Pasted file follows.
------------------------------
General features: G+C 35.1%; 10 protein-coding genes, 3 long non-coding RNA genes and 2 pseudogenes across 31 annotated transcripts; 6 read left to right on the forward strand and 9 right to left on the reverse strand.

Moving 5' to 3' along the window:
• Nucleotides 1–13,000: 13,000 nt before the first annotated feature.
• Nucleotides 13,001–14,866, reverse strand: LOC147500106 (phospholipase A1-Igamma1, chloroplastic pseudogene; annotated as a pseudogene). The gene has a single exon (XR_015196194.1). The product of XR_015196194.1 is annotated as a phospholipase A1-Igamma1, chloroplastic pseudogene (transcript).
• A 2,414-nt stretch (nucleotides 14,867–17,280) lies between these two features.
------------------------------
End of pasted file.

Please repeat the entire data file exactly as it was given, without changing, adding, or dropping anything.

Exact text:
General features: G+C 35.1%; 10 protein-coding genes, 3 long non-coding RNA genes and 2 pseudogenes across 31 annotated transcripts; 6 read left to right on the forward strand and 9 right to left on the reverse strand.

Moving 5' to 3' along the window:
• Nucleotides 1–13,000: 13,000 nt before the first annotated feature.
• Nucleotides 13,001–14,866, reverse strand: LOC147500106 (phospholipase A1-Igamma1, chloroplastic pseudogene; annotated as a pseudogene). The gene has a single exon (XR_015196194.1). The product of XR_015196194.1 is annotated as a phospholipase A1-Igamma1, chloroplastic pseudogene (transcript).
• A 2,414-nt stretch (nucleotides 14,867–17,280) lies between these two features.